Only one politician ever won election based squarely on DLC-style, Emanuel-style calculated centrism: Bill Clinton. But we're no longer trying to win back the "Reagan Democrats" the way Clinton was, and lesser politicians can't turn triangulation into a winning platform the way he did. The truth is, since the Clinton-DLC crowd came to power in the Democratic Party, Democrats have LOST ground electorally. Unprincipled centrism of the kind represented by the DLC, Emanuel, Hillary Clinton, and, yes, even Bill Clinton, does more harm than good. That's not the Conventional Wisdom, but it is the truth.
So I'm not sure that Emanuel's "leadership" will bring Democrats electoral wins in November; if Democrats do take back one or both Houses those victories will be attributable much more to Bush's missteps than to any strategizing by the Democrats; and even if Democrats do obtain a tenuous majority in Congress, I predict things will be far from rosy for them or for the country. We need a new vision articulated by strong leaders, and Emanuel offers neither.
I'll end by cribbing something I wrote earlier, which sets forth my vision for what America COULD be and the role Democrats could play in getting us there:
[U]ntil our “leaders” start listening to their constituents and acting like Democrats again, they (and we) don’t deserve to be in power. Until we have our act together and are prepared to govern in a coherent, articulate, unified way, we should stay the hell out of it.
Our nation is facing tremendous problems; only a drastic change in course can possibly reverse them. If we Democrats are not prepared to change America's course, however, then it’s better for the inexorable collapse to occur on the Republicans’ watch than on ours. My preferences, in this order, are: (1) a dialed-in, unified, energized, liberal Democratic Party in power, correcting American's course and restoring her fortunes; (2) a faltering, dissipating, weakening Republican Party in power, living or dying with the consequences of their past actions while real Democrats continue to rebuild our party in the wings; and (3) a faltering, dissipated, weak Democratic Party in power, demonstrating once again to voters that we aren’t ready for prime time and possibly being blamed for a nationwide economic, military and social collapse created by the Republicans but foisted on us.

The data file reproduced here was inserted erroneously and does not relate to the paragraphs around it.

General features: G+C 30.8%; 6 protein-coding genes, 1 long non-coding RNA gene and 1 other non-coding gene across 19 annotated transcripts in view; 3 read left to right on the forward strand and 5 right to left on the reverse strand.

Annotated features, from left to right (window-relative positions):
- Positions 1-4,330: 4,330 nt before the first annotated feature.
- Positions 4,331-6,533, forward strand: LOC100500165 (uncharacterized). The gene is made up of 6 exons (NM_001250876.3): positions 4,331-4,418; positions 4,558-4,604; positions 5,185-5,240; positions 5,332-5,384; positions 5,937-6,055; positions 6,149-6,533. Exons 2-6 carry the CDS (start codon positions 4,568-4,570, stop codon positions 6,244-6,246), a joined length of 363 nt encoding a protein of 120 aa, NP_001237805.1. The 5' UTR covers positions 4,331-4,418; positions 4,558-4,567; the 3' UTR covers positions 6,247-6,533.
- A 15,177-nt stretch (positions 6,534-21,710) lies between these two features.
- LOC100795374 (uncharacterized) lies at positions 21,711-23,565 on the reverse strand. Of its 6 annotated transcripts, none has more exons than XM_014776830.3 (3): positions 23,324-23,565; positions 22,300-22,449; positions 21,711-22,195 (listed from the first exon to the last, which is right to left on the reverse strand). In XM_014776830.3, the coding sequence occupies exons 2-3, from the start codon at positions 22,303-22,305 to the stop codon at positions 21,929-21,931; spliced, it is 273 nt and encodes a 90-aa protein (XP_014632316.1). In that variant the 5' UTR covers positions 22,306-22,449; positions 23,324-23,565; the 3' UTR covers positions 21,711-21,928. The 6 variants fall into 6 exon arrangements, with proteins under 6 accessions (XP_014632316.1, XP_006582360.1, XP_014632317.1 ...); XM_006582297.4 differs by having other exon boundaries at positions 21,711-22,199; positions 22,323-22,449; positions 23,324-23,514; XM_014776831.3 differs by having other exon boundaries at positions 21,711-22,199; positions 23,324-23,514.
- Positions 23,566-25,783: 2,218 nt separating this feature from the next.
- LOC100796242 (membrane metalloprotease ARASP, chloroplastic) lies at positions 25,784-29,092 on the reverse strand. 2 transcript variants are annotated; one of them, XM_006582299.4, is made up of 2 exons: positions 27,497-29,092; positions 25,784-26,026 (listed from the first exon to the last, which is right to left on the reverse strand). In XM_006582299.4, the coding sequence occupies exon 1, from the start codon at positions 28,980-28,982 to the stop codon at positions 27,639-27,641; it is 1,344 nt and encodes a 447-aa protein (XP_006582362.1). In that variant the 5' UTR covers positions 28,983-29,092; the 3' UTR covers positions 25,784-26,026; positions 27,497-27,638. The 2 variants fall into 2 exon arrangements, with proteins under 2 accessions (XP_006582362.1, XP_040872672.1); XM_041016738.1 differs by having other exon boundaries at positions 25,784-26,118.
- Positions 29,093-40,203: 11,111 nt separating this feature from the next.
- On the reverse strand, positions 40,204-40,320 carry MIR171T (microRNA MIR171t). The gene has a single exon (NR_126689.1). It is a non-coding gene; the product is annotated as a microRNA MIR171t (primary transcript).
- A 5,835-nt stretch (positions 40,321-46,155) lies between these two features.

A lot of intelligent, energetic grassroots activists are working to make sure that (1) above comes true. Most of the Democrats in Congress are working hard to see that (3) above comes true, even though they're too struck with Beltway Blindness to realize that's what they're doing. If they don’t catch a clue and start working with us, (2) above is going to occur again in November, and then either (2) or (3) will occur in 2008. And that’s simply not good enough. Democrats deserve better. America deserves better.